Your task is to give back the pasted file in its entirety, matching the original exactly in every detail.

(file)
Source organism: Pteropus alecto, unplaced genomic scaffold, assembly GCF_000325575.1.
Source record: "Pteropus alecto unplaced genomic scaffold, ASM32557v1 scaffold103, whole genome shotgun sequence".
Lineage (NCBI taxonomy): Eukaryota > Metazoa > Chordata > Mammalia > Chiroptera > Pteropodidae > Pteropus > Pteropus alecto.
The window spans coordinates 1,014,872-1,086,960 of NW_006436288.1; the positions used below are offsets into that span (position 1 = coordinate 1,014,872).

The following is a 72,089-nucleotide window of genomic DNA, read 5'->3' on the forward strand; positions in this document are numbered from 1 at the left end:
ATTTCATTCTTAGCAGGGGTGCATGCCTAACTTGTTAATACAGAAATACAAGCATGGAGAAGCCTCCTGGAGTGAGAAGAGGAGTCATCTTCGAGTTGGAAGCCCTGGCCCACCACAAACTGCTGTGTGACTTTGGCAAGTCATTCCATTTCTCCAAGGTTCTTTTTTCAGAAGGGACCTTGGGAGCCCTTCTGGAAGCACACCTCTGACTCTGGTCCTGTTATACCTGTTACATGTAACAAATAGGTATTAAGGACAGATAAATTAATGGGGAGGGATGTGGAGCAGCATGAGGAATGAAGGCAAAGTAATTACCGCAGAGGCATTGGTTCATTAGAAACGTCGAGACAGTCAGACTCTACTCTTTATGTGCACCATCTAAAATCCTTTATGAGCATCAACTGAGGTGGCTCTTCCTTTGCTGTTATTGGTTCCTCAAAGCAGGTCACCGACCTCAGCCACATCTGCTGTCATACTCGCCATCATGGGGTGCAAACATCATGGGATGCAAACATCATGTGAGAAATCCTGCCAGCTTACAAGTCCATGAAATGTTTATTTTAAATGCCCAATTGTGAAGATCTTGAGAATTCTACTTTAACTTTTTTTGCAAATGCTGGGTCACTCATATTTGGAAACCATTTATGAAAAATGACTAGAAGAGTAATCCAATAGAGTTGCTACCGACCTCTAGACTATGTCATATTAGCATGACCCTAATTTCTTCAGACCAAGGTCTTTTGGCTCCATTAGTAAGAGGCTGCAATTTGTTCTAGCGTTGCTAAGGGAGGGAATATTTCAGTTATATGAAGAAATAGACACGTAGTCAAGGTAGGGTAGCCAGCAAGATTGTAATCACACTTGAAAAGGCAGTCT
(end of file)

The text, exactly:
Source organism: Pteropus alecto, unplaced genomic scaffold, assembly GCF_000325575.1.
Source record: "Pteropus alecto unplaced genomic scaffold, ASM32557v1 scaffold103, whole genome shotgun sequence".
Lineage (NCBI taxonomy): Eukaryota > Metazoa > Chordata > Mammalia > Chiroptera > Pteropodidae > Pteropus > Pteropus alecto.
The window spans coordinates 1,014,872-1,086,960 of NW_006436288.1; the positions used below are offsets into that span (position 1 = coordinate 1,014,872).

The following is a 72,089-nucleotide window of genomic DNA, read 5'->3' on the forward strand; positions in this document are numbered from 1 at the left end:
ATTTCATTCTTAGCAGGGGTGCATGCCTAACTTGTTAATACAGAAATACAAGCATGGAGAAGCCTCCTGGAGTGAGAAGAGGAGTCATCTTCGAGTTGGAAGCCCTGGCCCACCACAAACTGCTGTGTGACTTTGGCAAGTCATTCCATTTCTCCAAGGTTCTTTTTTCAGAAGGGACCTTGGGAGCCCTTCTGGAAGCACACCTCTGACTCTGGTCCTGTTATACCTGTTACATGTAACAAATAGGTATTAAGGACAGATAAATTAATGGGGAGGGATGTGGAGCAGCATGAGGAATGAAGGCAAAGTAATTACCGCAGAGGCATTGGTTCATTAGAAACGTCGAGACAGTCAGACTCTACTCTTTATGTGCACCATCTAAAATCCTTTATGAGCATCAACTGAGGTGGCTCTTCCTTTGCTGTTATTGGTTCCTCAAAGCAGGTCACCGACCTCAGCCACATCTGCTGTCATACTCGCCATCATGGGGTGCAAACATCATGGGATGCAAACATCATGTGAGAAATCCTGCCAGCTTACAAGTCCATGAAATGTTTATTTTAAATGCCCAATTGTGAAGATCTTGAGAATTCTACTTTAACTTTTTTTGCAAATGCTGGGTCACTCATATTTGGAAACCATTTATGAAAAATGACTAGAAGAGTAATCCAATAGAGTTGCTACCGACCTCTAGACTATGTCATATTAGCATGACCCTAATTTCTTCAGACCAAGGTCTTTTGGCTCCATTAGTAAGAGGCTGCAATTTGTTCTAGCGTTGCTAAGGGAGGGAATATTTCAGTTATATGAAGAAATAGACACGTAGTCAAGGTAGGGTAGCCAGCAAGATTGTAATCACACTTGAAAAGGCAGTCT